One of the programs on my PC says, once in awhile, that IE8 is using way too
much memory even when I just open it up – really. I thought that I may be
running a duplicate IE8 at the same time and more often, it says that it has
lost a connection with the site and will try to recover the tab. It sort of
flickers and doesn’t really get it back. In both cases, I can only close the IE8
with Task Manager and start over. When I shut my PC down and all my programs
are already closed, the PC has a Task Manager windows pop up two times like
there is still something running. Thus, my idea of duplicate IE8s running.
In this excerpt from
Answercast #59, I look at problems with Internet Explorer and some possible
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So I don’t have a specific solution for this problem, but I will want to
describe a couple of different things that may at least be contributing.
One is that when you look in Task Manager, it is now not uncommon to see
many copies of IE 8 running. That’s normal. That’s OK.
Internet Explorer tabs
What they’ve done with IE 8 (I think they started this with IE 8, and I know
that it’s true for IE 8 and IE 9; I don’t know about 7) is that when you open
a new tab, it actually shows up as a new process. In other words, if you
have two tabs open, there will be at least two instances of Internet Explorer
in the Task Manager.
There may be more. They actually do spawn off different things to run kind of,
sort of in the background.
So, what I’m trying to get at here of course is that even though you may
see only one Internet Explorer version 8 on your computer, it may in fact be
multiple processes running to create that one visible program. So don’t let
multiple processes concern you necessarily. Those are normal.
Now, one of the first things I always recommend when you’re running into
problems with Internet Explorer and having what sounds like fairly flaky
behavior on its part is to disable all the add-ins in IE 8.
Add-ins are one of the ways that other software (software other than from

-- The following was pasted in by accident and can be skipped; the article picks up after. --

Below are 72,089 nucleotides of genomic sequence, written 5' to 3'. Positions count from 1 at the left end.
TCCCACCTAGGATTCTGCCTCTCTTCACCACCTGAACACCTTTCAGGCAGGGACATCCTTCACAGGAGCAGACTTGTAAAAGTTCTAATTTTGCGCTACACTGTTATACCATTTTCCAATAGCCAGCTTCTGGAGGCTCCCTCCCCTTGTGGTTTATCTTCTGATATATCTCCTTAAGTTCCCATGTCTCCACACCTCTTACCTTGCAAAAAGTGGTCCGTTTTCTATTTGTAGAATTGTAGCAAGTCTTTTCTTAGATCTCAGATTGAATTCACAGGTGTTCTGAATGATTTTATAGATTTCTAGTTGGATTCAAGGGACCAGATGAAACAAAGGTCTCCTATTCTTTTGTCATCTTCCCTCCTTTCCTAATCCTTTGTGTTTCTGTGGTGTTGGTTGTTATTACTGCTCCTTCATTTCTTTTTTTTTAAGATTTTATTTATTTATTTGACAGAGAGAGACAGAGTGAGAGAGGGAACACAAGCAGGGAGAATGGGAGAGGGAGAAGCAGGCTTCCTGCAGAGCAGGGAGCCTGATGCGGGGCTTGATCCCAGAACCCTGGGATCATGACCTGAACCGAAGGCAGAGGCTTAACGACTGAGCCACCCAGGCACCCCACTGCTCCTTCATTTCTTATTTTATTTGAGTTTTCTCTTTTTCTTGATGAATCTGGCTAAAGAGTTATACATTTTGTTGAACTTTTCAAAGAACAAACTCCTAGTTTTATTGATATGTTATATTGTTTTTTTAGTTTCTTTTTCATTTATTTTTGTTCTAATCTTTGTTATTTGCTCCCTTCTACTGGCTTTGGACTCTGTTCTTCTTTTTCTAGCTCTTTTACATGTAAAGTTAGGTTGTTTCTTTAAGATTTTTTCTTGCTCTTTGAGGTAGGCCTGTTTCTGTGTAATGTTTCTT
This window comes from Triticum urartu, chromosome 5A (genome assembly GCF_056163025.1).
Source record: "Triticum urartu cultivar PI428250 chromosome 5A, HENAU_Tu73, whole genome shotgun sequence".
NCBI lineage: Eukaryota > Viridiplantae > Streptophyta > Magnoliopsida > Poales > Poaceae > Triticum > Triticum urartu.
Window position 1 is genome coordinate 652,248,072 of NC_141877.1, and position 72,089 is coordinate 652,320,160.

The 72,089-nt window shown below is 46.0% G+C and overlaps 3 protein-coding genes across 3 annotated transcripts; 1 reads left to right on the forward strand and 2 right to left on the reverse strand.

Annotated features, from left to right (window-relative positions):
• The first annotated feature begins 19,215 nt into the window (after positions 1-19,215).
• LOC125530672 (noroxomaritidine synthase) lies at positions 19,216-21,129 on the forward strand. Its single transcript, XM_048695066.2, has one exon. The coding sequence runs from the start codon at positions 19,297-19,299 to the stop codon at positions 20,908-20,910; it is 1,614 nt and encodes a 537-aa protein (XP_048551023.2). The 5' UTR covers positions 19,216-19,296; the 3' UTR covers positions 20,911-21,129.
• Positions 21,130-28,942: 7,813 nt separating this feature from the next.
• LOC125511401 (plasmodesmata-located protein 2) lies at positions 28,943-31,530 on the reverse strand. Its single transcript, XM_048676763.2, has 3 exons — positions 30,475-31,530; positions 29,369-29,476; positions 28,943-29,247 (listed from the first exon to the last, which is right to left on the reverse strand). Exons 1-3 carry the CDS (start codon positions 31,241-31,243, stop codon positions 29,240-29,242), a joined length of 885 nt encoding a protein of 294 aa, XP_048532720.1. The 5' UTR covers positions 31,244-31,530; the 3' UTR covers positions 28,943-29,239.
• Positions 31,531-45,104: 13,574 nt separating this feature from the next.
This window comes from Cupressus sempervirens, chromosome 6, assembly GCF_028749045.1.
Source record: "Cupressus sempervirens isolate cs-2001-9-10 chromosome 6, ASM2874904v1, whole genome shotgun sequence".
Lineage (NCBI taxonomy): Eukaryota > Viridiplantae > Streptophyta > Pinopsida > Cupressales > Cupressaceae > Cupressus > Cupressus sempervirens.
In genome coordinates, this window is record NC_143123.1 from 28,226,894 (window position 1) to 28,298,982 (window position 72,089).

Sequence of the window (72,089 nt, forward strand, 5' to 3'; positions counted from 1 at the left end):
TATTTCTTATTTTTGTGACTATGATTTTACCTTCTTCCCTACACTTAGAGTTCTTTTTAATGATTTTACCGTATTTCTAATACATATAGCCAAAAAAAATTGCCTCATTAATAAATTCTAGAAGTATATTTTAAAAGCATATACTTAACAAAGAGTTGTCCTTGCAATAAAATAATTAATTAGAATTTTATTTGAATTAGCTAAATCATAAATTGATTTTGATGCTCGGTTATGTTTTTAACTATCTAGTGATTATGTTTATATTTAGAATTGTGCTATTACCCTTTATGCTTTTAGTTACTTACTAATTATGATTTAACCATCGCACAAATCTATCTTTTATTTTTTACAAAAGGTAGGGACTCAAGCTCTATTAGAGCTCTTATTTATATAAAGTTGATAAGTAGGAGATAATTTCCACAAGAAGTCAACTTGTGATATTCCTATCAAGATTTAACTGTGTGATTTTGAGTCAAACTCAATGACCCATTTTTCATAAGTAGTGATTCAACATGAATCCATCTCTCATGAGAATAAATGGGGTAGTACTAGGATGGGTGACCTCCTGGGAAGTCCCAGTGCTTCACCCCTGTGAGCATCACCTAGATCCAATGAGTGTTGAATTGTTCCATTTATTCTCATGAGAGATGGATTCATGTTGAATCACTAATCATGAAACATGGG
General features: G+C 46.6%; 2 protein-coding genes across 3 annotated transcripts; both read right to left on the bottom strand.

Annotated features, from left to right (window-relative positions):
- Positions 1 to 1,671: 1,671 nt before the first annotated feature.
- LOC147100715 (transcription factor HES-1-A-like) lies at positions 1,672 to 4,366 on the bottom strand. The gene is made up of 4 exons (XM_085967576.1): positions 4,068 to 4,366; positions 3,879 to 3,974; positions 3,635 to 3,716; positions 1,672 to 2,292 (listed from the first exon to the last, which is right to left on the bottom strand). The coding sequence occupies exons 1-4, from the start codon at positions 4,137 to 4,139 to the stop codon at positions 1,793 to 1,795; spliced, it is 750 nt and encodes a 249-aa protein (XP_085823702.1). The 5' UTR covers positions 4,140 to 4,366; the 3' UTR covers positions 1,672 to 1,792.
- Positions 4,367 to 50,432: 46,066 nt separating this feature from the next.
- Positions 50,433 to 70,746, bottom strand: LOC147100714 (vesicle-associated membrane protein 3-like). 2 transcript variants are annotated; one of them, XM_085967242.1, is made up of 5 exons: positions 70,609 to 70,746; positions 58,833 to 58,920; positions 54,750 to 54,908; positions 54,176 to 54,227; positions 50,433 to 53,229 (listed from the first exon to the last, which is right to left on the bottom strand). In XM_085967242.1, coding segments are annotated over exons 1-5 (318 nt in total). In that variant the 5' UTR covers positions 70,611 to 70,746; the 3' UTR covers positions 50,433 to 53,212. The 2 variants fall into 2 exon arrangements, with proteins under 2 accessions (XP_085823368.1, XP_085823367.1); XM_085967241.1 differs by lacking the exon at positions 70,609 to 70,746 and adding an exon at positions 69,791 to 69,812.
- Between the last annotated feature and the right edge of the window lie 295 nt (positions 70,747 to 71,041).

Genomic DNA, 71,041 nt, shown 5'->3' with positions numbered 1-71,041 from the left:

Microsoft) can get added to Internet Explorer. They provide toolbars; they
provide various types of functionality that you may (or in many cases, may not)
One of the very first things I suggest then is to just go ahead and disable
all of the add-ins in Internet Explorer. I’ve got an article
on that that will step you through doing exactly that.
Once you’ve disabled them and things suddenly get more stable, then you’ll
know it’s one of those add-ins that’s causing the problem. You can then
re-enable them one at a time to see which one causes the problem to
Keep IE up-to-date
Along those same lines… I don’t know what operating system you’re working;
if you’re working Windows 7, I’d strongly suggest you upgrade to Internet
Explorer 9. It does include various stability fixes and so forth that are worth
If you’re running Windows XP,… well, you’re kinda stuck with IE 8. Make sure
that it’s up to date.
Virus and malware check
Make sure that your system is free of malware.
Malware definitely likes to attach itself to Internet Explorer, to your web
browser, in order to interfere with your browsing experience.
Another option that I always throw out is you don’t have to use Internet
Go out and try a browser like Firefox or Chrome. They’re both good, solid
browsers that will get you 99.99% of the same sites that Internet Explorer
would. They are typically good alternatives to have on hand when Internet
Explorer isn’t working for you for some reason.
So hopefully, some of those ideas are helpful and will get you
Next from Answercast #59 – Why don’t toolbars
installed in IE show up in Chrome?